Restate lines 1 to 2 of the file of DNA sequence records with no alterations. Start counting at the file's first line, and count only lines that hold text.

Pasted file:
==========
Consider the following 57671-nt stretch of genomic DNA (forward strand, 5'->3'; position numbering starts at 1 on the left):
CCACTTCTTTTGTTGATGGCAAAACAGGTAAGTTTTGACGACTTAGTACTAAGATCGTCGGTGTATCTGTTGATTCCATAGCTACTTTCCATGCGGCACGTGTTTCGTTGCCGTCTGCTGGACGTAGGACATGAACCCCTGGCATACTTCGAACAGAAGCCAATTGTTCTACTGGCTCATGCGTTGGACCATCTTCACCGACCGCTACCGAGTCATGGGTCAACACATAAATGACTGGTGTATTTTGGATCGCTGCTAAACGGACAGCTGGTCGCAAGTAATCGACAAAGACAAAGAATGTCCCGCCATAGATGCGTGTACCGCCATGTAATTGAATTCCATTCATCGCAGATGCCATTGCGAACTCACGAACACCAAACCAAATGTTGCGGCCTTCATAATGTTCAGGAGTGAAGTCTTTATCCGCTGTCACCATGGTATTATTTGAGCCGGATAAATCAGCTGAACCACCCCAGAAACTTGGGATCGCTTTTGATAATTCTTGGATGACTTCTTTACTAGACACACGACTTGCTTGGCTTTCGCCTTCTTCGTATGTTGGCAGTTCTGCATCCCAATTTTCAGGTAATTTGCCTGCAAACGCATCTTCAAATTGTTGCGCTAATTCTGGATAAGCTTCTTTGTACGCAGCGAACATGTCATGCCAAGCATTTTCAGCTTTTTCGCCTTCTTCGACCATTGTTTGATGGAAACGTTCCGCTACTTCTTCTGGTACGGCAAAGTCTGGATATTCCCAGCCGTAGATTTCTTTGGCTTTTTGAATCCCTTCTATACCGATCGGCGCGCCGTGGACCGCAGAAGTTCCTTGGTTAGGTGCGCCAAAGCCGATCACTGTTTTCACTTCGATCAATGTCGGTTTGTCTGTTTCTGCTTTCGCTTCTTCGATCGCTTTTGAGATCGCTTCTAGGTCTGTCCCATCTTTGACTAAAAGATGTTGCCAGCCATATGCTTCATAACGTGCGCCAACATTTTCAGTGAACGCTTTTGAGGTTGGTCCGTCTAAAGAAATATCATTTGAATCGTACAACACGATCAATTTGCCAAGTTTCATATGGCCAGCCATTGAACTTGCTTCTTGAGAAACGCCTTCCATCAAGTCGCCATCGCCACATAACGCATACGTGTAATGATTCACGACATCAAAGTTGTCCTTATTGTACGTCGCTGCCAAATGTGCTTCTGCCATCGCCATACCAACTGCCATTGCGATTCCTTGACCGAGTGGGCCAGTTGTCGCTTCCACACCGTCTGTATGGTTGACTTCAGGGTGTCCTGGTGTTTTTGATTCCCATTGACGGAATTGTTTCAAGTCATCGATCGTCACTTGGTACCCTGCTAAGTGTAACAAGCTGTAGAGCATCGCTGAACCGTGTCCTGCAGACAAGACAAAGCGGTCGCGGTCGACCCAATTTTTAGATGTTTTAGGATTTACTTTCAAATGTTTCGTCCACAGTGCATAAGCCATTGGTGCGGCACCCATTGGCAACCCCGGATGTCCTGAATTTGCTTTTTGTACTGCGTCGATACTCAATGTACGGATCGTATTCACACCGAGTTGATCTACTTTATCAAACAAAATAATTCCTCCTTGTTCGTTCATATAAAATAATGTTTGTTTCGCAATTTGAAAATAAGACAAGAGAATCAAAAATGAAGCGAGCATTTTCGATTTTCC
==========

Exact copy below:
Consider the following 57671-nt stretch of genomic DNA (forward strand, 5'->3'; position numbering starts at 1 on the left):
CCACTTCTTTTGTTGATGGCAAAACAGGTAAGTTTTGACGACTTAGTACTAAGATCGTCGGTGTATCTGTTGATTCCATAGCTACTTTCCATGCGGCACGTGTTTCGTTGCCGTCTGCTGGACGTAGGACATGAACCCCTGGCATACTTCGAACAGAAGCCAATTGTTCTACTGGCTCATGCGTTGGACCATCTTCACCGACCGCTACCGAGTCATGGGTCAACACATAAATGACTGGTGTATTTTGGATCGCTGCTAAACGGACAGCTGGTCGCAAGTAATCGACAAAGACAAAGAATGTCCCGCCATAGATGCGTGTACCGCCATGTAATTGAATTCCATTCATCGCAGATGCCATTGCGAACTCACGAACACCAAACCAAATGTTGCGGCCTTCATAATGTTCAGGAGTGAAGTCTTTATCCGCTGTCACCATGGTATTATTTGAGCCGGATAAATCAGCTGAACCACCCCAGAAACTTGGGATCGCTTTTGATAATTCTTGGATGACTTCTTTACTAGACACACGACTTGCTTGGCTTTCGCCTTCTTCGTATGTTGGCAGTTCTGCATCCCAATTTTCAGGTAATTTGCCTGCAAACGCATCTTCAAATTGTTGCGCTAATTCTGGATAAGCTTCTTTGTACGCAGCGAACATGTCATGCCAAGCATTTTCAGCTTTTTCGCCTTCTTCGACCATTGTTTGATGGAAACGTTCCGCTACTTCTTCTGGTACGGCAAAGTCTGGATATTCCCAGCCGTAGATTTCTTTGGCTTTTTGAATCCCTTCTATACCGATCGGCGCGCCGTGGACCGCAGAAGTTCCTTGGTTAGGTGCGCCAAAGCCGATCACTGTTTTCACTTCGATCAATGTCGGTTTGTCTGTTTCTGCTTTCGCTTCTTCGATCGCTTTTGAGATCGCTTCTAGGTCTGTCCCATCTTTGACTAAAAGATGTTGCCAGCCATATGCTTCATAACGTGCGCCAACATTTTCAGTGAACGCTTTTGAGGTTGGTCCGTCTAAAGAAATATCATTTGAATCGTACAACACGATCAATTTGCCAAGTTTCATATGGCCAGCCATTGAACTTGCTTCTTGAGAAACGCCTTCCATCAAGTCGCCATCGCCACATAACGCATACGTGTAATGATTCACGACATCAAAGTTGTCCTTATTGTACGTCGCTGCCAAATGTGCTTCTGCCATCGCCATACCAACTGCCATTGCGATTCCTTGACCGAGTGGGCCAGTTGTCGCTTCCACACCGTCTGTATGGTTGACTTCAGGGTGTCCTGGTGTTTTTGATTCCCATTGACGGAATTGTTTCAAGTCATCGATCGTCACTTGGTACCCTGCTAAGTGTAACAAGCTGTAGAGCATCGCTGAACCGTGTCCTGCAGACAAGACAAAGCGGTCGCGGTCGACCCAATTTTTAGATGTTTTAGGATTTACTTTCAAATGTTTCGTCCACAGTGCATAAGCCATTGGTGCGGCACCCATTGGCAACCCCGGATGTCCTGAATTTGCTTTTTGTACTGCGTCGATACTCAATGTACGGATCGTATTCACACCGAGTTGATCTACTTTATCAAACAAAATAATTCCTCCTTGTTCGTTCATATAAAATAATGTTTGTTTCGCAATTTGAAAATAAGACAAGAGAATCAAAAATGAAGCGAGCATTTTCGATTTTCC